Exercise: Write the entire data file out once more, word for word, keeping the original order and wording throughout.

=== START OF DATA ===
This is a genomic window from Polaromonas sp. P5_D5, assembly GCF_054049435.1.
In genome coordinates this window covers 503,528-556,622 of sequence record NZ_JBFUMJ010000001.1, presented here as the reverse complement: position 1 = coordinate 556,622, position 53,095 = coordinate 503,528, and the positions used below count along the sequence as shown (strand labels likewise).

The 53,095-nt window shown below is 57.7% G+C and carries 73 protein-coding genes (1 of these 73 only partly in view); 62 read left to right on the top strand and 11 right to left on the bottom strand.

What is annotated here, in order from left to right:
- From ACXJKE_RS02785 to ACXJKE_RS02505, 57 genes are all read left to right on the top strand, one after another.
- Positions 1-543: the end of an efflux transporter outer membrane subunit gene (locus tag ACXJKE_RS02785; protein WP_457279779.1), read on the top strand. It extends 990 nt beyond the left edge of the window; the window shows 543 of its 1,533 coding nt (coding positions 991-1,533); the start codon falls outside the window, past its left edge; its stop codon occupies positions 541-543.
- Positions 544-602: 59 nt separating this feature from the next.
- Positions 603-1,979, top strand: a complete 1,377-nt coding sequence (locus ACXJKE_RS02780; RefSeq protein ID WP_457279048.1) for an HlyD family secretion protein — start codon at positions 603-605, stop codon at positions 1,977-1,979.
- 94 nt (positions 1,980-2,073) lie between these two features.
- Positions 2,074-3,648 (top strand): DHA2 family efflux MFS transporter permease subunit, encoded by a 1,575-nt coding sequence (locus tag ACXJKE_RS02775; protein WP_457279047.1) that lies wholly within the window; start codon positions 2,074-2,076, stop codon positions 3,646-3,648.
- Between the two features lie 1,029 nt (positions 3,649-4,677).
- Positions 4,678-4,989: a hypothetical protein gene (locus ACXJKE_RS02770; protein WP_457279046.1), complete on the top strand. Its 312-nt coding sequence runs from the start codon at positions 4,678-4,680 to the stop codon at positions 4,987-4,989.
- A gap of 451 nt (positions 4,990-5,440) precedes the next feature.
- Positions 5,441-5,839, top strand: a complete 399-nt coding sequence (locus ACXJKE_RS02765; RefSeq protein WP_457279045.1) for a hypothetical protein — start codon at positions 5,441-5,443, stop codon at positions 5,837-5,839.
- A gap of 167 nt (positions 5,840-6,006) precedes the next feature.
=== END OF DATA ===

This is a genomic window from Polaromonas sp. P5_D5, assembly GCF_054049435.1.
In genome coordinates this window covers 503,528-556,622 of sequence record NZ_JBFUMJ010000001.1, presented here as the reverse complement: position 1 = coordinate 556,622, position 53,095 = coordinate 503,528, and the positions used below count along the sequence as shown (strand labels likewise).

The 53,095-nt window shown below is 57.7% G+C and carries 73 protein-coding genes (1 of these 73 only partly in view); 62 read left to right on the top strand and 11 right to left on the bottom strand.

What is annotated here, in order from left to right:
- From ACXJKE_RS02785 to ACXJKE_RS02505, 57 genes are all read left to right on the top strand, one after another.
- Positions 1-543: the end of an efflux transporter outer membrane subunit gene (locus tag ACXJKE_RS02785; protein WP_457279779.1), read on the top strand. It extends 990 nt beyond the left edge of the window; the window shows 543 of its 1,533 coding nt (coding positions 991-1,533); the start codon falls outside the window, past its left edge; its stop codon occupies positions 541-543.
- Positions 544-602: 59 nt separating this feature from the next.
- Positions 603-1,979, top strand: a complete 1,377-nt coding sequence (locus ACXJKE_RS02780; RefSeq protein ID WP_457279048.1) for an HlyD family secretion protein — start codon at positions 603-605, stop codon at positions 1,977-1,979.
- 94 nt (positions 1,980-2,073) lie between these two features.
- Positions 2,074-3,648 (top strand): DHA2 family efflux MFS transporter permease subunit, encoded by a 1,575-nt coding sequence (locus tag ACXJKE_RS02775; protein WP_457279047.1) that lies wholly within the window; start codon positions 2,074-2,076, stop codon positions 3,646-3,648.
- Between the two features lie 1,029 nt (positions 3,649-4,677).
- Positions 4,678-4,989: a hypothetical protein gene (locus ACXJKE_RS02770; protein WP_457279046.1), complete on the top strand. Its 312-nt coding sequence runs from the start codon at positions 4,678-4,680 to the stop codon at positions 4,987-4,989.
- A gap of 451 nt (positions 4,990-5,440) precedes the next feature.
- Positions 5,441-5,839, top strand: a complete 399-nt coding sequence (locus ACXJKE_RS02765; RefSeq protein WP_457279045.1) for a hypothetical protein — start codon at positions 5,441-5,443, stop codon at positions 5,837-5,839.
- A gap of 167 nt (positions 5,840-6,006) precedes the next feature.